The history of the Church of Our Lady of the Assumption is closely linked to the Benedictine monastery of St. Mary, which, according to oral tradition, was built when a Byzantine icon of the Virgin was brought to Positano and venerated in our church thereafter.
The abbey allegedly dates back to the second half of the 10h century. It was mentioned for the first time in a manuscript of the late 11th century.
The years of commendatory abbots was mostly negative for our church. Its architectural traces were almost totally lost, while the church started to fall into decay, in spite of continuous reproaches by Amalfi archbishops and a thorough rebuilding at the beginning of the 17th century. The last commendatory abbot, Liborio Manna from Naples, was deprived of his power by the local clergy, which, in 1777, started restoring the church. The works lasted about five years.
The interior has a nave and two aisles, with five arches, corresponding, along the aisles, to five chapels on each side. When approaching the high altar from the entry, we may admire the chapels of St. Blaise, of the Immaculate Conception, of St. Anthony and St. Anne on the right. The altar of the Circumcision is on the right end, with a valuable painting by Fabrizio Santafede (1599). The chapel of St. Steven, on the right of the high altar, houses the wooden statue of Our Lady with Infant Christ. Above the high altar a small temple opens up with a recently restored Byzantine icon. On the apse sides, the walnut chorus features two niches, lodging Our Lady of Sorrows on the right and a valuable Christ at the column by Michele Trilocco (1798) on the left.References:
Les Invalides is a complex of buildings containing museums and monuments, all relating to the military history of France, as well as a hospital and a retirement home for war veterans, the building"s original purpose. The buildings house the Musée de l"Armée, the military museum of the Army of France, the Musée des Plans-Reliefs, and the Musée d"Histoire Contemporaine, as well as the burial site for some of France"s war heroes, notably Napoleon Bonaparte.
Louis XIV initiated the project in 1670, as a home and hospital for aged and unwell soldiers: the name is a shortened form of hôpital des invalides. The architect of Les Invalides was Libéral Bruant. The enlarged project was completed in 1676, the river front measured 196 metres and the complex had fifteen courtyards. Jules Hardouin Mansart assisted the aged Bruant, and the chapel was finished in 1679 to Bruant"s designs after the elder architect"s death.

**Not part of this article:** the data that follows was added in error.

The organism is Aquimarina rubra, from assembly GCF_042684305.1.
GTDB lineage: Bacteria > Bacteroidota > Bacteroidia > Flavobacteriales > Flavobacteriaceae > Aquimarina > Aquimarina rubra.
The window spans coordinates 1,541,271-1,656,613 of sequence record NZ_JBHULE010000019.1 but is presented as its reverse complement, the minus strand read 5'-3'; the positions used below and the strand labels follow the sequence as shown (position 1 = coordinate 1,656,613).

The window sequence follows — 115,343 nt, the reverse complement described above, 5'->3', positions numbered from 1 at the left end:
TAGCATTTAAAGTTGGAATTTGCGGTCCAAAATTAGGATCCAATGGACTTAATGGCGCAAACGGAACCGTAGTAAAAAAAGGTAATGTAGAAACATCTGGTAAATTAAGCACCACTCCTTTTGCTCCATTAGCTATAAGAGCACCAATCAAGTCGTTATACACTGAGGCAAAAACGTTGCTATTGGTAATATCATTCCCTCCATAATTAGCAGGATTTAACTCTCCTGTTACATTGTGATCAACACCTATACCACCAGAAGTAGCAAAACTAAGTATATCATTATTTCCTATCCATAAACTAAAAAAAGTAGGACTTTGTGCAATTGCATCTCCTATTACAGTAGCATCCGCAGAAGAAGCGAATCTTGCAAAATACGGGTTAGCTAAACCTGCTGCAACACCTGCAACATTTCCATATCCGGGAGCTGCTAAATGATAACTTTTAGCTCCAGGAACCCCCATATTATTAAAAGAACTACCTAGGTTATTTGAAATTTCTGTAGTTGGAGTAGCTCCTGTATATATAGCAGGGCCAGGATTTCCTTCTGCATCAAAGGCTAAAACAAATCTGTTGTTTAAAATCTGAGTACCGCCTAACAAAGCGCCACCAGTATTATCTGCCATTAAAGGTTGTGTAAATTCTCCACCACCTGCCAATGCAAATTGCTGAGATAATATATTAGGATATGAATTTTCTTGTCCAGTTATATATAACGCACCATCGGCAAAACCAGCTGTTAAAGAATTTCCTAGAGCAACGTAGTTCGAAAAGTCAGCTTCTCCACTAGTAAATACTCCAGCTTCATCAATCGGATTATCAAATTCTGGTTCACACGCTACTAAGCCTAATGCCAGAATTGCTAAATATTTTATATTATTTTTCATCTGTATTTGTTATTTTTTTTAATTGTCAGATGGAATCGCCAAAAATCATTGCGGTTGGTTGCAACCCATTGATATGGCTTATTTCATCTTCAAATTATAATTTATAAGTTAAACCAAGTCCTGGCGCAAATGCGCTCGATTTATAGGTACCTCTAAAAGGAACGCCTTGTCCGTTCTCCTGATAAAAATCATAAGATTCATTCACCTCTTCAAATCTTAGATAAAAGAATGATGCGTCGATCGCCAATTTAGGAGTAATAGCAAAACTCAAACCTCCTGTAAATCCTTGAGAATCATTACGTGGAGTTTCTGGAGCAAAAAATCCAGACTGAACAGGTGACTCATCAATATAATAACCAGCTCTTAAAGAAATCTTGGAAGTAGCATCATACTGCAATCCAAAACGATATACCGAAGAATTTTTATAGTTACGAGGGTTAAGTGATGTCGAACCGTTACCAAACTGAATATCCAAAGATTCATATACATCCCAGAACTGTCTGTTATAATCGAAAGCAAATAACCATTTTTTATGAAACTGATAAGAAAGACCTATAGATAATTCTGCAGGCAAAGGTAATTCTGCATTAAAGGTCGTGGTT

Shortly after the veterans" chapel was completed, Louis XIV commissioned Mansart to construct a separate private royal chapel referred to as the Église du Dôme from its most striking feature. Inspired by St. Peter"s Basilica in Rome, the original for all Baroque domes, it is one of the triumphs of French Baroque architecture. The domed chapel is centrally placed to dominate the court of honour. It was finished in 1708.
Because of its location and significance, the Invalides served as the scene for several key events in French history. On 14 July 1789 it was stormed by Parisian rioters who seized the cannons and muskets stored in its cellars to use against the Bastille later the same day. Napoleon was entombed under the dome of the Invalides with great ceremony in 1840. In December 1894 the degradation of Captain Alfred Dreyfus was held before the main building, while his subsequent rehabilitation ceremony took place in a courtyard of the complex in 1906.
The building retained its primary function of a retirement home and hospital for military veterans until the early twentieth century. In 1872 the musée d"artillerie (Artillery Museum) was located within the building to be joined by the Historical Museum of the Armies in 1896. The two institutions were merged to form the present musée de l"armée in 1905. At the same time the veterans in residence were dispersed to smaller centres outside Paris. The reason was that the adoption of a mainly conscript army, after 1872, meant a substantial reduction in the numbers of veterans having the twenty or more years of military service formerly required to enter the Hôpital des Invalides. The building accordingly became too large for its original purpose. The modern complex does however still include the facilities detailed below for about a hundred elderly or incapacitated former soldiers.